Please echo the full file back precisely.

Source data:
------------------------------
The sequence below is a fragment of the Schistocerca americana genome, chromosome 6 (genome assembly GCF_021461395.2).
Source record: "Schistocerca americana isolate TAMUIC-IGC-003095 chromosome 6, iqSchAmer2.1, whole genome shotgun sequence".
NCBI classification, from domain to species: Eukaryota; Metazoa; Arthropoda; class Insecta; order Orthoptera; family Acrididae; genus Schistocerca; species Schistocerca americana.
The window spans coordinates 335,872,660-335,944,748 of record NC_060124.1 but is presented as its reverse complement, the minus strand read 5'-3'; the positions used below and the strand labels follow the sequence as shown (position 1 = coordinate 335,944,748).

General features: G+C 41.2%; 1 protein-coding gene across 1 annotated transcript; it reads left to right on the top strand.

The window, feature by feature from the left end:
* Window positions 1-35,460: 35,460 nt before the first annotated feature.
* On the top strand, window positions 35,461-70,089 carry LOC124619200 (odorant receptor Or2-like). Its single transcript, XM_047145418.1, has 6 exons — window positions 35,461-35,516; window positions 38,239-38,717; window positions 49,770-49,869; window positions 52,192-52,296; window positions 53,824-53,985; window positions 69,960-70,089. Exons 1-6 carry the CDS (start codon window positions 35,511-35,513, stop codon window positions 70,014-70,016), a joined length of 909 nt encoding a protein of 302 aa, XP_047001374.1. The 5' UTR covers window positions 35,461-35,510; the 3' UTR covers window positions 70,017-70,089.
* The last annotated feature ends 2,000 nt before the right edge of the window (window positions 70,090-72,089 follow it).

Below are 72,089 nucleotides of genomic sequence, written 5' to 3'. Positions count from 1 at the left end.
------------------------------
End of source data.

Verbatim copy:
The sequence below is a fragment of the Schistocerca americana genome, chromosome 6 (genome assembly GCF_021461395.2).
Source record: "Schistocerca americana isolate TAMUIC-IGC-003095 chromosome 6, iqSchAmer2.1, whole genome shotgun sequence".
NCBI classification, from domain to species: Eukaryota; Metazoa; Arthropoda; class Insecta; order Orthoptera; family Acrididae; genus Schistocerca; species Schistocerca americana.
The window spans coordinates 335,872,660-335,944,748 of record NC_060124.1 but is presented as its reverse complement, the minus strand read 5'-3'; the positions used below and the strand labels follow the sequence as shown (position 1 = coordinate 335,944,748).

General features: G+C 41.2%; 1 protein-coding gene across 1 annotated transcript; it reads left to right on the top strand.

The window, feature by feature from the left end:
* Window positions 1-35,460: 35,460 nt before the first annotated feature.
* On the top strand, window positions 35,461-70,089 carry LOC124619200 (odorant receptor Or2-like). Its single transcript, XM_047145418.1, has 6 exons — window positions 35,461-35,516; window positions 38,239-38,717; window positions 49,770-49,869; window positions 52,192-52,296; window positions 53,824-53,985; window positions 69,960-70,089. Exons 1-6 carry the CDS (start codon window positions 35,511-35,513, stop codon window positions 70,014-70,016), a joined length of 909 nt encoding a protein of 302 aa, XP_047001374.1. The 5' UTR covers window positions 35,461-35,510; the 3' UTR covers window positions 70,017-70,089.
* The last annotated feature ends 2,000 nt before the right edge of the window (window positions 70,090-72,089 follow it).

Below are 72,089 nucleotides of genomic sequence, written 5' to 3'. Positions count from 1 at the left end.